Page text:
Bad news/good news on the cashmere socks: it turns out that ColourMartUK did not, after all, have a cone of the same yarn I'm using. Apparently, they forgot to update stock as they sent out those generous 50g sample skeins. Since I had ordered and paid for a cone that was not in stock, they offered me either 2 cones of any other yarn, or a $50 refund. I found another cone of yarn that looks very similar -- I'll have to wait till I get it to decide how I'm going to do these socks (alternating stripes of each color, or some other arrangement). I'm also getting a cone of laceweight, Highland Green. All in all, a favorable outcome!

Big Black socks are ready for heels. I tried the sock leg on Bigfoot my son this morning, and it seems to work. He said it was very warm -- I guess I could make legwarmers for soldiers. Hmm, maybe not.

Saturday, September 09, 2006


Another hour on the Big Black socks brings me to about 8.5" on the leg; I'll need about another hour to get to the heel. Three hours of work so far:

Yesterday I was browsing the ColourMartUK eBay store, and remembered that I had ordered samples from them a few months ago.
Along with a generous supply of samples of various weights, they sent 50g of fingering weight cashmere. Sounds like a sock to me! So I started a sock... people, I think this is my new favorite sock yarn (keeping in mind there are a lot of sock yarns I haven't yet tried). Cashmere socks... so soft... I thought about putting some wooly nylon in the toes, but it was entirely too fiddly, so I quit messing with it. Of course, 50g is only going to make one sock, so I had to order more. Fortunately, they had more of this color (yes, I checked before I started the sock).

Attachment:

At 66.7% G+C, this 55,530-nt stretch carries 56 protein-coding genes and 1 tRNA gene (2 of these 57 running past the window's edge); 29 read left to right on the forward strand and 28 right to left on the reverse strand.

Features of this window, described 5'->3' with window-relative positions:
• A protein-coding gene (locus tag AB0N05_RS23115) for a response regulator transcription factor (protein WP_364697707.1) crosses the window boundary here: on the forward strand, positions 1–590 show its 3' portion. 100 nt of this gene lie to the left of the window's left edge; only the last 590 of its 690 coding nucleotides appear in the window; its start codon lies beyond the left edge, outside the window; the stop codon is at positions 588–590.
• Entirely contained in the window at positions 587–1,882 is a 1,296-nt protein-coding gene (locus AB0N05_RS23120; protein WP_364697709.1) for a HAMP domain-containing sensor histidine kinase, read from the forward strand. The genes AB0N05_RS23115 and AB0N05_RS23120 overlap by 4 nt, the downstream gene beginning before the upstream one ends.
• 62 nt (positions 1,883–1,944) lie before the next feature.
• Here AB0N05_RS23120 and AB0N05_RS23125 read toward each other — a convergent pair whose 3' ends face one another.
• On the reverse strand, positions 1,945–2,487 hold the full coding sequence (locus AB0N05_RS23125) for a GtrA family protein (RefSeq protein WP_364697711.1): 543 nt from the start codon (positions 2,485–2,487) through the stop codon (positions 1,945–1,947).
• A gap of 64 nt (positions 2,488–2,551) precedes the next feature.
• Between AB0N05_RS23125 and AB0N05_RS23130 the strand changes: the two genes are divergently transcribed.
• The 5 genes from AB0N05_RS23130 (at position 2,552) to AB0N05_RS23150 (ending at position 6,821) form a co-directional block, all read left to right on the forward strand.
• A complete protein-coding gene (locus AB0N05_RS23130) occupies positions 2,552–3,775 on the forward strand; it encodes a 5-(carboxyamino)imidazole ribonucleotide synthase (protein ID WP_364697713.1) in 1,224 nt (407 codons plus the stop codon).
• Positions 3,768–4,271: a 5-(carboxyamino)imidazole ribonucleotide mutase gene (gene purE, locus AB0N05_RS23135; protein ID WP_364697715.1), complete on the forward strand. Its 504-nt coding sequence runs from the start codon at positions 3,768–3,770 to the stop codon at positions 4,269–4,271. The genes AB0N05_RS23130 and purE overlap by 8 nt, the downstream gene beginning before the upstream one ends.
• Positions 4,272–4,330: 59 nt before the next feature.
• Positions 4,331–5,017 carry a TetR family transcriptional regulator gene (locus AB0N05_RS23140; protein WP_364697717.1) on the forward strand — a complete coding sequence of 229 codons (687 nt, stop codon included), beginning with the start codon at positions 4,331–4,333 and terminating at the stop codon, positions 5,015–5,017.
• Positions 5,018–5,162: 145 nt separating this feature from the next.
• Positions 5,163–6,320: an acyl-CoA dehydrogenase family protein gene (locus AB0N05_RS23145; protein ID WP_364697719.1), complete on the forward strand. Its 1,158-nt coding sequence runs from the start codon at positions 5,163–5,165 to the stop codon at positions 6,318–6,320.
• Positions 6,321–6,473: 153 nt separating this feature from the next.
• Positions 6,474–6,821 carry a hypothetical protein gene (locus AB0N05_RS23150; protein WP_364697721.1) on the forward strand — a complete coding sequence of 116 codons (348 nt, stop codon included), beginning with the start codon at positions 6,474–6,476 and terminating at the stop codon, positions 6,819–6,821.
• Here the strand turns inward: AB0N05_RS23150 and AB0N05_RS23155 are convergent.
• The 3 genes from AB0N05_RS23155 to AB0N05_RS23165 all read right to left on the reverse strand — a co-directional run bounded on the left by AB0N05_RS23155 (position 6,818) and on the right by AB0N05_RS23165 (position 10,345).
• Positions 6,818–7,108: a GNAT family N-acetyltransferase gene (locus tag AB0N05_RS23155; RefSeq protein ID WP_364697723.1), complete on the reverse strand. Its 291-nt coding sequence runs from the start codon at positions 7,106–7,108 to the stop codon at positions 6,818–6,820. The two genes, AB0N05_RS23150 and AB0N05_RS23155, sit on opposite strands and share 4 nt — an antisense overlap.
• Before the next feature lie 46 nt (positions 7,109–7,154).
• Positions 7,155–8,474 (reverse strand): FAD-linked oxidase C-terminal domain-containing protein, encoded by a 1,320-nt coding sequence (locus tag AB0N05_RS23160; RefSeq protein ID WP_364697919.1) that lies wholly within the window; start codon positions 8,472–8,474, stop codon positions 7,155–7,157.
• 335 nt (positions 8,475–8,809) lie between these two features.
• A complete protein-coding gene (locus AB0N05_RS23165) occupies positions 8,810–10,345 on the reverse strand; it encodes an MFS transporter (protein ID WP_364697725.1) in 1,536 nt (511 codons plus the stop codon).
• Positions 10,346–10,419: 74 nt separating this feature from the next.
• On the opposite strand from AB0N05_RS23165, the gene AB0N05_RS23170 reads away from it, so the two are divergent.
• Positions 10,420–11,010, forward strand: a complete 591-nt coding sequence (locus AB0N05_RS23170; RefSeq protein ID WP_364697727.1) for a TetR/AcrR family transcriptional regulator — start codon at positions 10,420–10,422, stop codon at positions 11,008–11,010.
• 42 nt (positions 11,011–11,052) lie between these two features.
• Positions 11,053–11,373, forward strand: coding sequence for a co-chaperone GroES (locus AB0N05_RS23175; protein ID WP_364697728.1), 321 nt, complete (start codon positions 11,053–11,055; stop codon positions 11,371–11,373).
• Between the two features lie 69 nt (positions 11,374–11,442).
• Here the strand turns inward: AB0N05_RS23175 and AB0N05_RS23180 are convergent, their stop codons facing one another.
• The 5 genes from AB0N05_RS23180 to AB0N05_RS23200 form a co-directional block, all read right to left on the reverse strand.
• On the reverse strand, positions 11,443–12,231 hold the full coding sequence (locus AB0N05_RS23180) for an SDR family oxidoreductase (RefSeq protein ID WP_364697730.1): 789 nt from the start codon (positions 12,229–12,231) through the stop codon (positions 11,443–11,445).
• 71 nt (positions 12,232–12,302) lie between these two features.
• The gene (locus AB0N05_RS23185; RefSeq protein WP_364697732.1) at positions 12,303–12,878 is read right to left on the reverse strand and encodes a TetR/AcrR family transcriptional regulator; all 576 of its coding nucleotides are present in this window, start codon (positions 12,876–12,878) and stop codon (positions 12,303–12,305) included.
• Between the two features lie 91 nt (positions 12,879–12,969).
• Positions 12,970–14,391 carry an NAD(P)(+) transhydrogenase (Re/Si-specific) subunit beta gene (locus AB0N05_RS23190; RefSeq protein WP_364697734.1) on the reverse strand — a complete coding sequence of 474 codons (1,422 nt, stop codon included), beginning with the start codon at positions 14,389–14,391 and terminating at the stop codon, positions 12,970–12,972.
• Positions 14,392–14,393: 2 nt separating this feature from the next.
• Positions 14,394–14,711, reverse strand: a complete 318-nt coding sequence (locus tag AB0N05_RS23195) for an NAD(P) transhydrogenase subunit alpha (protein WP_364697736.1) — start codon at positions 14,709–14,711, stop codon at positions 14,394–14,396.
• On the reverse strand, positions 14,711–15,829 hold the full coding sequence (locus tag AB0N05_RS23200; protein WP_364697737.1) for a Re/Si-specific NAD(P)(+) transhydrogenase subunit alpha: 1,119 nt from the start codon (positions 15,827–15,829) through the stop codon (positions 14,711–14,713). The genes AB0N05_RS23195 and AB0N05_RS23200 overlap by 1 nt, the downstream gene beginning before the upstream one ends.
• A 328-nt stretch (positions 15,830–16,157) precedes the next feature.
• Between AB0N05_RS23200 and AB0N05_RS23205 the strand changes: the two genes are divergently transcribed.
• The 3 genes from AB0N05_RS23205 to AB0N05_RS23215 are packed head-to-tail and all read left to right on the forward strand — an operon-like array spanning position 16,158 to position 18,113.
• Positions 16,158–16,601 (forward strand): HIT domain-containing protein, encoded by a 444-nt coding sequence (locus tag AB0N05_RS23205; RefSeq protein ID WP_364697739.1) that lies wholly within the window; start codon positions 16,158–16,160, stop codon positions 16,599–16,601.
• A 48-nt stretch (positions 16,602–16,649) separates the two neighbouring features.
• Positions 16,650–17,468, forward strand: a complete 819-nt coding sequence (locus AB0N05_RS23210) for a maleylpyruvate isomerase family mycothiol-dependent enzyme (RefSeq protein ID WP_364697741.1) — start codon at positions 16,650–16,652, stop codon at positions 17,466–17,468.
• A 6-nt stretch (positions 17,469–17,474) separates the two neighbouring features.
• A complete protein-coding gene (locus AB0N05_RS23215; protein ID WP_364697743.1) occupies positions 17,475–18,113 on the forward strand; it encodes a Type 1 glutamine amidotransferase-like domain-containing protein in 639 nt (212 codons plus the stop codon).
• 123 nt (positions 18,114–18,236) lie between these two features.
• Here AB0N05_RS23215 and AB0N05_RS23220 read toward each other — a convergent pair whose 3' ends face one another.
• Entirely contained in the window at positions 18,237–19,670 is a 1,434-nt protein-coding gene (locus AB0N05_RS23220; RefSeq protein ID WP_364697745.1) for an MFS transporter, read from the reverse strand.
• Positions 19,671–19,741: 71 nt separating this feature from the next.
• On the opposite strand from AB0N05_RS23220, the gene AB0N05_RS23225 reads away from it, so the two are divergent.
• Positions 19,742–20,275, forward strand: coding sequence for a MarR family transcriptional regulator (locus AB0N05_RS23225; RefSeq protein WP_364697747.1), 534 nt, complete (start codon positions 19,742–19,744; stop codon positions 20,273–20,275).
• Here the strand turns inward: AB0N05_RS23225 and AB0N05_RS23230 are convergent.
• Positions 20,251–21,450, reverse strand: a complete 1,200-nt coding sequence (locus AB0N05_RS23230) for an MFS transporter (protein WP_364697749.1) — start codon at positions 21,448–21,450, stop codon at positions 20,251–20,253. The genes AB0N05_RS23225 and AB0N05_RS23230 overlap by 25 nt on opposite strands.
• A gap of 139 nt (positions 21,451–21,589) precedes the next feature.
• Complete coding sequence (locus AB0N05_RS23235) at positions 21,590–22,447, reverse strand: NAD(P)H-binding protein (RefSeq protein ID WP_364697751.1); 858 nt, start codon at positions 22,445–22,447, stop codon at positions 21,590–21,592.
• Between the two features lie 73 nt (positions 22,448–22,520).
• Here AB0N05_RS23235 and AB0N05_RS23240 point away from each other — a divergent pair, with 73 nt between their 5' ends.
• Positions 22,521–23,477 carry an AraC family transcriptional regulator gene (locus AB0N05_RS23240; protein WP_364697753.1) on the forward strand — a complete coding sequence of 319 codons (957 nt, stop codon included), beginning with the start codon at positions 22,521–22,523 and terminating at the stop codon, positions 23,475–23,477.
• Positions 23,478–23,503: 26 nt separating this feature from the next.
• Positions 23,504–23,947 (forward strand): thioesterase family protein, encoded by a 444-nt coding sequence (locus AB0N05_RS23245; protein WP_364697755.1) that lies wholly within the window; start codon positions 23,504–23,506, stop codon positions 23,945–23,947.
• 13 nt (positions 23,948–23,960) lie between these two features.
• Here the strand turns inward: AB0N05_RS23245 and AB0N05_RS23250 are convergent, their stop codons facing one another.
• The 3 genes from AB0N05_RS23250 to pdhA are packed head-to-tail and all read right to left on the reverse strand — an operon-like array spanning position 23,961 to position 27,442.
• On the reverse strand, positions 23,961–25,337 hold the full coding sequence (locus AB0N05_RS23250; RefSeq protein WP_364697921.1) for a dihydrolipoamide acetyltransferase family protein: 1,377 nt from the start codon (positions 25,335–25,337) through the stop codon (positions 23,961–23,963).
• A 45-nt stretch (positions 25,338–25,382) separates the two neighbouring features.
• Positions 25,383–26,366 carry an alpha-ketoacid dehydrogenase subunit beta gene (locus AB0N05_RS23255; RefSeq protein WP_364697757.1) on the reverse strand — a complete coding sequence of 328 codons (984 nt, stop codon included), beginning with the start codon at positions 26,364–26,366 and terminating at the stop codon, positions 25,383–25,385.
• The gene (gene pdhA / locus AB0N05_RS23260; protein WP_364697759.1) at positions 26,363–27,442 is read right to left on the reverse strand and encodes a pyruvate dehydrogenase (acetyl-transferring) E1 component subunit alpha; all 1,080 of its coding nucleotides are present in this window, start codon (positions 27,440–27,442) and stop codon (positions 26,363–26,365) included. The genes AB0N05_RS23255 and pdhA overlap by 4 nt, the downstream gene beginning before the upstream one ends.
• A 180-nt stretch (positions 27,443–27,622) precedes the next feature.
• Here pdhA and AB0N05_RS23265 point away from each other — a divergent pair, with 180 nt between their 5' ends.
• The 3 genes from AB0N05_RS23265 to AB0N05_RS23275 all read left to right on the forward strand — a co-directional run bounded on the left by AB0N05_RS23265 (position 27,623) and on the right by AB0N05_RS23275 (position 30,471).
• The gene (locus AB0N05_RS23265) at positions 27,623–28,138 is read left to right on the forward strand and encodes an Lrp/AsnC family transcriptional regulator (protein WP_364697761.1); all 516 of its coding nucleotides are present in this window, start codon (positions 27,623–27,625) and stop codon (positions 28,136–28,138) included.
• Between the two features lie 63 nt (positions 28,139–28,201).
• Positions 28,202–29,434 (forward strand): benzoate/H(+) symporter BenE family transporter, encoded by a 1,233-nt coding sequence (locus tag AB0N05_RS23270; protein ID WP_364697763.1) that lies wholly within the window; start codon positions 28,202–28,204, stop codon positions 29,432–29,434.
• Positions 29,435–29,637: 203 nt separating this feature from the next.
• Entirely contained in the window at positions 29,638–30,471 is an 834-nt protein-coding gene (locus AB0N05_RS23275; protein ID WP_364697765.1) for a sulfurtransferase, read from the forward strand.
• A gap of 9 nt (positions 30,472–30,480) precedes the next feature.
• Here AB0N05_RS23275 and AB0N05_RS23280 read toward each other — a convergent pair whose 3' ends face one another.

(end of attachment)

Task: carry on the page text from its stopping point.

I'm also working on the Scales Skin socks for the Six Socks Knitalong. They're coming along quite nicely. This yarn is also very soft -- it's Fortissima Cotton Colori, 75% cotton/25% nylon.

Thursday, September 07, 2006

Big Black Socks, Manos progress

I got a little ahead of myself on those socks. The yarn is sportweight, and when I did a gauge swatch I got 6.5 sts/inch. Which would make an 80 stitch sock over 12" around. I looked at the specs for the fingering weight socks and recalculated for my gauge, and restarted with 64 stitches. A couple of hours worth of work:

Yes, that's a lot of ribbing. The Army's new socks are ribbed all the way down to the ankle, but it's much finer ribbing than this, so I don't think I want to do that. I'm going to try 6" of ribbing and 6" stockinette before I start the heel and see how that looks. I stuck a ruler down inside my husband's boots and got 8" - 9" from the bottom of the foot to the top of the boot, so this should give me smooth stockinette inside the boot, and maximize the amount ribbing above, which I hope will result in socks that stay up.
I have also been working on my Manos throw:

Finished block 6 and started block 7 yesterday.

Thursday, August 31, 2006

Big Black Sock

Here's my first 20 minutes of work on a Big Black Sock for Socks for Soldiers:

That's 80 sts cast on, and 3 rows of K2P2 ribbing. This is going to take awhile.

I looped the ginormous skein of yarn around the back of a kitchen chair, and I'm just unwinding as I go.

Another hour's worth of knitting while listening to a podcast yielded half a diamond. Today I was listening to About Time, which has, unfortunately, been discontinued. She did do 6 episodes, which are still available to download & listen to at the podcast website.